For the past 26 years, Walt Mossberg has been telling us what we should know about living, working and playing with tech.
His mission was spelled out pretty clearly when he began writing his weekly personal tech column in The Wall Street Journal back in 1991. Its now-famous opening line: "Personal computers are just too hard to use, and it isn't your fault."
The industry has come a long way since then, as Mossberg noted Thursday in his farewell column on Recode before signing "out."
"The products have gotten more reliable and easier to use, and the users more sophisticated. You can now hand an iPad to a 6-year-old and, with just a bit of help, she will very likely learn how to operate it quickly. That's amazing, given that the iPad is far more powerful than any complex PC I was testing in the 1990s."
Tech continues to evolve, and while he won't be musing on the next big thing, Mossberg predicts the future will be one where computers "fade in the background." Emerging tech like voice recognition, AI, smart homes and self-driving cars will become part of the ambient technology he says will, in the next two decades, be activated "by a voice command, a person entering the room, a change in blood chemistry, a shift in temperature, a motion. Maybe even just a thought."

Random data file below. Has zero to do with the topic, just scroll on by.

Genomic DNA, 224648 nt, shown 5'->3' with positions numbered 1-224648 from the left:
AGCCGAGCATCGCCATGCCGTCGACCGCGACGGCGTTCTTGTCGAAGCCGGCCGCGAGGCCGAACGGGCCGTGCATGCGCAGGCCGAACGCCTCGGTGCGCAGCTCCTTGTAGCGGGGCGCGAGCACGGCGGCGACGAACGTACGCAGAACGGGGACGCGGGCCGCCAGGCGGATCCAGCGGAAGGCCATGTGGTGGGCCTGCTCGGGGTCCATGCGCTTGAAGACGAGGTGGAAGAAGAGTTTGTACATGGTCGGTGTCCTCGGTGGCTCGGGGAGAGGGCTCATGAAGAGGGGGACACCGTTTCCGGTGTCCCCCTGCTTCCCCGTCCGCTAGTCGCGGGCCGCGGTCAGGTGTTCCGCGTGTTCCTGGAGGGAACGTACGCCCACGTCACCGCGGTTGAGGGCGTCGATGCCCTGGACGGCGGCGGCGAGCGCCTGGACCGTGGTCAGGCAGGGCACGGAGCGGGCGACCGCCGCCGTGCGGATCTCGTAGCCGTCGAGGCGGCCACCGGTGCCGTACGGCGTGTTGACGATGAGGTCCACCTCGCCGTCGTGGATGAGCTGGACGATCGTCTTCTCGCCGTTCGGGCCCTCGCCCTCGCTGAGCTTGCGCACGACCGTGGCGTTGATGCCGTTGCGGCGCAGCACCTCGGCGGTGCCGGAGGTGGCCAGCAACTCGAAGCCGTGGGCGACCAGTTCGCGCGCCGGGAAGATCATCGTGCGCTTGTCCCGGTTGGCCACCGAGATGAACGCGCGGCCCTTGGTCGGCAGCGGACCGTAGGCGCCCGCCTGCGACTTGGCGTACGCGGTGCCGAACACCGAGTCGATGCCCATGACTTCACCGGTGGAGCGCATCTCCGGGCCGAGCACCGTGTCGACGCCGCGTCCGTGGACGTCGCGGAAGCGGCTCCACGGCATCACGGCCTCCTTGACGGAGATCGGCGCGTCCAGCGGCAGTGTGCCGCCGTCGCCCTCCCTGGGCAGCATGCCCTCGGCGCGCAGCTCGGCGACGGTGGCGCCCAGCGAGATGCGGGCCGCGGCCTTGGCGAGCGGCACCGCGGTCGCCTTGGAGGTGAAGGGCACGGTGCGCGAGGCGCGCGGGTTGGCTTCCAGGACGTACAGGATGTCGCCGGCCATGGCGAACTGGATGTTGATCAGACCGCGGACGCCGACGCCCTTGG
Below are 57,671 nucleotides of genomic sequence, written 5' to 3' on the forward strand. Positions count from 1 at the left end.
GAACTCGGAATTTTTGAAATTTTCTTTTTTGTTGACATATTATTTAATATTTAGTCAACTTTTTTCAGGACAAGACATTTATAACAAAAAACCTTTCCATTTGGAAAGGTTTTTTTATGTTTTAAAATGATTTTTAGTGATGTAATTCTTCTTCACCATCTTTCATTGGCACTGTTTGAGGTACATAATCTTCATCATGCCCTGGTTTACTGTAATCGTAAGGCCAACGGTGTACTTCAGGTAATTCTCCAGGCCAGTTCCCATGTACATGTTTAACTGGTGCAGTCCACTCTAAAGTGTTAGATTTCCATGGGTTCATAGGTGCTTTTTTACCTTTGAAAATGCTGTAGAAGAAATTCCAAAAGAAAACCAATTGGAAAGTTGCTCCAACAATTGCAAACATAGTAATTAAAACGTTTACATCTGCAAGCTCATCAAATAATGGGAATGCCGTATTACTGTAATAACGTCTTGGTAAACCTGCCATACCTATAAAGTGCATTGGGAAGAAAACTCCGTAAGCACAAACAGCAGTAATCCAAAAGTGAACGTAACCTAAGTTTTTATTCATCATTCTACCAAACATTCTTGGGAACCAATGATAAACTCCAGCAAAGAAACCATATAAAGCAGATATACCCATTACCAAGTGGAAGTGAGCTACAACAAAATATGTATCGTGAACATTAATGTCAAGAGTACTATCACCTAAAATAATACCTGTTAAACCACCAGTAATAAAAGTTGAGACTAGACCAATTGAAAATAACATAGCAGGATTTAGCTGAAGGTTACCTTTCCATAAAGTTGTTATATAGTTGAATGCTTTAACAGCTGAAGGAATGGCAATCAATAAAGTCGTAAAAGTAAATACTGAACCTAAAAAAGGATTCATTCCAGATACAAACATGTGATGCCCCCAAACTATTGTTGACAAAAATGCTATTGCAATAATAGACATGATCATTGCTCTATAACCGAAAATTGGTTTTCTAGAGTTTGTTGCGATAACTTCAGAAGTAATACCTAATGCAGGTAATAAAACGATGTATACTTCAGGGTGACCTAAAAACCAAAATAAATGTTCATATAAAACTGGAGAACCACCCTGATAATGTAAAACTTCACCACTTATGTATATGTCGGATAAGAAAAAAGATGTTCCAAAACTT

Mossberg's contribution to all things tech is notable. Even as he stress-tested everything from computers to software to phones, he pushed companies to always do better. Thanks to his influence, many products were refined to work the way we needed them to.
"We've all had a hell of a ride for the last few decades, no matter when you got on the roller coaster," he said. "It's been exciting, enriching, transformative."
It certainly has. Thanks, Walt, for taking us on the journey with you. Good luck. We wish you well.
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